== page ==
Highland homeowners may soon be able to make enhance their property at a cheaper price.
The City Council on Monday agreed to have new home building fee ordinance drafted by City Attorney John Long.
Officials are looking at changing fees to help spur remodeling within the city.
On Monday, Lisa Peck, Highland’s economic development and marketing director, updated the City Council on the proposal.
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City Councilman Aaron Schwarz asked Peck and Chief Building and Zoning Official Kevin Limestall to verify if the Illinois Department of Public Health plumbing inspectors can provide plumbing inspection at no costs to residents.
“This information is still correct,” Peck said. “Should a permit applicant desire to have the state of Illinois Plumbing Inspectors perform the inspections for their job, the city will provide them with the telephone number, and it is up to them coordinate with the state.”
Peck pointed out that once all state plumbing inspections have been completed and passed by the state, the permit applicant is responsible to provide to the city written documentation from the state inspector to obtain a certificate of occupancy when their total construction project is completed.
Limestall recommended several changes to building permit fee schedule in an April 28 memorandum to the City Council and Mayor Joe Michaelis. He followed up that memo with a May 26 memo, stating the Neighbors Helping Neighbors Committee reviewed the building permit fees. The committee has recommended the city leave the fee for new home at its current $1,086 rate (not including connection fees).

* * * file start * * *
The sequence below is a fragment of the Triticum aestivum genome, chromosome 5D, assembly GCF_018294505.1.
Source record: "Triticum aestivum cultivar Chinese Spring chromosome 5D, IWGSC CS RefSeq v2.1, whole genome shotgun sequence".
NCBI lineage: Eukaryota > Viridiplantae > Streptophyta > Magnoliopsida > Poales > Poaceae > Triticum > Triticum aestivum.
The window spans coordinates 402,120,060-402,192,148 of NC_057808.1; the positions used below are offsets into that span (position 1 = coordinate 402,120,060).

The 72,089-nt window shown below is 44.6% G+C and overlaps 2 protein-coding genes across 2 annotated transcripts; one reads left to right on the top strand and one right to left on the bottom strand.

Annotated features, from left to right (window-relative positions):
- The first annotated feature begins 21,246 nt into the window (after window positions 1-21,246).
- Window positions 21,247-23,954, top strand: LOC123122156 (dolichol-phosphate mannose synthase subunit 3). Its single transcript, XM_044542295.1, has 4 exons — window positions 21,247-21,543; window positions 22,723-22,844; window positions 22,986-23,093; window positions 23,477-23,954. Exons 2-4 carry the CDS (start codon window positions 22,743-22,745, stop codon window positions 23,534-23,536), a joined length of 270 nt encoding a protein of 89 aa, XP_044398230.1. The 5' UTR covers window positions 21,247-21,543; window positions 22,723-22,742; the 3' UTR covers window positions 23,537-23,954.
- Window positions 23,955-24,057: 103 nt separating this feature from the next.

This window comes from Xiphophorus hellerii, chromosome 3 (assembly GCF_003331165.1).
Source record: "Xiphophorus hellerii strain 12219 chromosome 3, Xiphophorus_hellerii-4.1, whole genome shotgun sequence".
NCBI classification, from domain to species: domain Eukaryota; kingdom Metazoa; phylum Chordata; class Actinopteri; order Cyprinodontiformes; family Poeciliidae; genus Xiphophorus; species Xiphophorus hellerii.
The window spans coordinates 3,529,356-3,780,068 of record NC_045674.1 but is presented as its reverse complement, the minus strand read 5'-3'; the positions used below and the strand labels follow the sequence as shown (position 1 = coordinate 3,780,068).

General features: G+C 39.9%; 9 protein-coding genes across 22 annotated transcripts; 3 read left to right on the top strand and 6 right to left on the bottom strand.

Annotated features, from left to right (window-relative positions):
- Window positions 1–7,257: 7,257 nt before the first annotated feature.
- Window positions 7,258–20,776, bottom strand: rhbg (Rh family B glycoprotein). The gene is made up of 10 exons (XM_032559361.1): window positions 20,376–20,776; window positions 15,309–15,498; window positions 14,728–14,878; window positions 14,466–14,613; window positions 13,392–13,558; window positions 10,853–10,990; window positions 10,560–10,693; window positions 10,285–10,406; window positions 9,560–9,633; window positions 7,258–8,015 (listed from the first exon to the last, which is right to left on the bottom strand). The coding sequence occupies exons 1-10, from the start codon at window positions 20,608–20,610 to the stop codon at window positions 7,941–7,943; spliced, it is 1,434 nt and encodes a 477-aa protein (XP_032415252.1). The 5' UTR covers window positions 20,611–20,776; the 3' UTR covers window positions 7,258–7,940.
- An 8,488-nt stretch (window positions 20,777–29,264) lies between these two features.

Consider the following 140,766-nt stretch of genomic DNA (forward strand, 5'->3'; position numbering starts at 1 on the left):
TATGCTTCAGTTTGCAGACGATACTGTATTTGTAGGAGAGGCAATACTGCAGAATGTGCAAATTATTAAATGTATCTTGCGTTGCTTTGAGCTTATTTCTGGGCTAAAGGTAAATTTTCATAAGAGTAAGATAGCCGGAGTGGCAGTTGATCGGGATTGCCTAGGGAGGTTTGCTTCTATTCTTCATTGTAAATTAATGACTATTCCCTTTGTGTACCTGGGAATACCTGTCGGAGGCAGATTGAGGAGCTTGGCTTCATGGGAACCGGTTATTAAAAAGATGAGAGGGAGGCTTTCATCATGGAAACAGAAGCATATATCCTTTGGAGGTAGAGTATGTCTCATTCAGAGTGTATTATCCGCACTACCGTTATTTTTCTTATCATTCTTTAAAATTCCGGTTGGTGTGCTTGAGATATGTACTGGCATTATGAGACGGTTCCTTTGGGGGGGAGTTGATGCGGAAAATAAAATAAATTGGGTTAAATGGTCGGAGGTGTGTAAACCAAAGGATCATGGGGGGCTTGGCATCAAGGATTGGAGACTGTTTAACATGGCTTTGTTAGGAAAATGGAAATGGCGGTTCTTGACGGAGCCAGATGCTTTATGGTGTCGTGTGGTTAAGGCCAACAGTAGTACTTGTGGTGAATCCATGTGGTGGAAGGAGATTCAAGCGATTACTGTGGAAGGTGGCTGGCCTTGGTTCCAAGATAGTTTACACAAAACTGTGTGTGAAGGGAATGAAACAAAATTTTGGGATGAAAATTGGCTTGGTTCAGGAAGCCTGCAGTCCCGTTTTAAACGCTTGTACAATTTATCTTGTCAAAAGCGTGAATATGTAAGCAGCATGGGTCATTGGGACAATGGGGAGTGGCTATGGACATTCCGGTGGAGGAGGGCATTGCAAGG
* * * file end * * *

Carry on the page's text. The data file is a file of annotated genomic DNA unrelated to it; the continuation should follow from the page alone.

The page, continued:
But for a “simple addition” to a single family residence, the committee recommended reducing the fees to 50 percent of the current rate, and fora “simple remodel” to a single family residence, reduce the fees to 25 percent of the current rate.
“Staff considered several options when reviewing how to handle our contracted out inspections (electrical and plumbing),” Limestall said.
Those options included:
▪ leaving programs and fees as is;
▪ paying inspectors a flat hourly rate;
▪ contracting out inspections to an adjacent agency or private company; and
▪ eliminating the contract inspectors and have the owner or general contractor performing the work to sign off they have done the work to code.
“(But) taking this last option with no code follow up inspections, there is no assurance that the work meets the minimal code,” Limestall said.
Last year, Highland issued 200 building permits. But only four of the building permits were for new home construction, Limestall said.
In the meantime, the city is looking at starting a Community Development Homebuyer Program to assist people with the purchase of a home in historic Highland (now defined with Hemlock on the west, Poplar Street on east, Sixth Street on the north and 21st Street on the south).
City Councilwoman Peg Bellm suggested the city might want to look at expanding the defined area to include 5th Street.
Under the current proposed program, the city would provide a home buyer a five-year, forgivable loan for a maximum of $3,000 if they purchase a home in the defined area.
There are now a number of homes for sale in this area. Some of these homes are now being rented.
The city hopes by offering this program, it will help stabilize and revitalize downtown.
The program would be administered by the Community Development Department with the assistance of local participating lending institutions and realtors.
City officials are now defining eligible properties that would qualify under the program.
Under the draft proposal, the property being purchased may be either a detached single-family home or condominium.
“This program (at this time) will not lend money for the purchase of rental property, manufactured or mobile homes,” Peck said.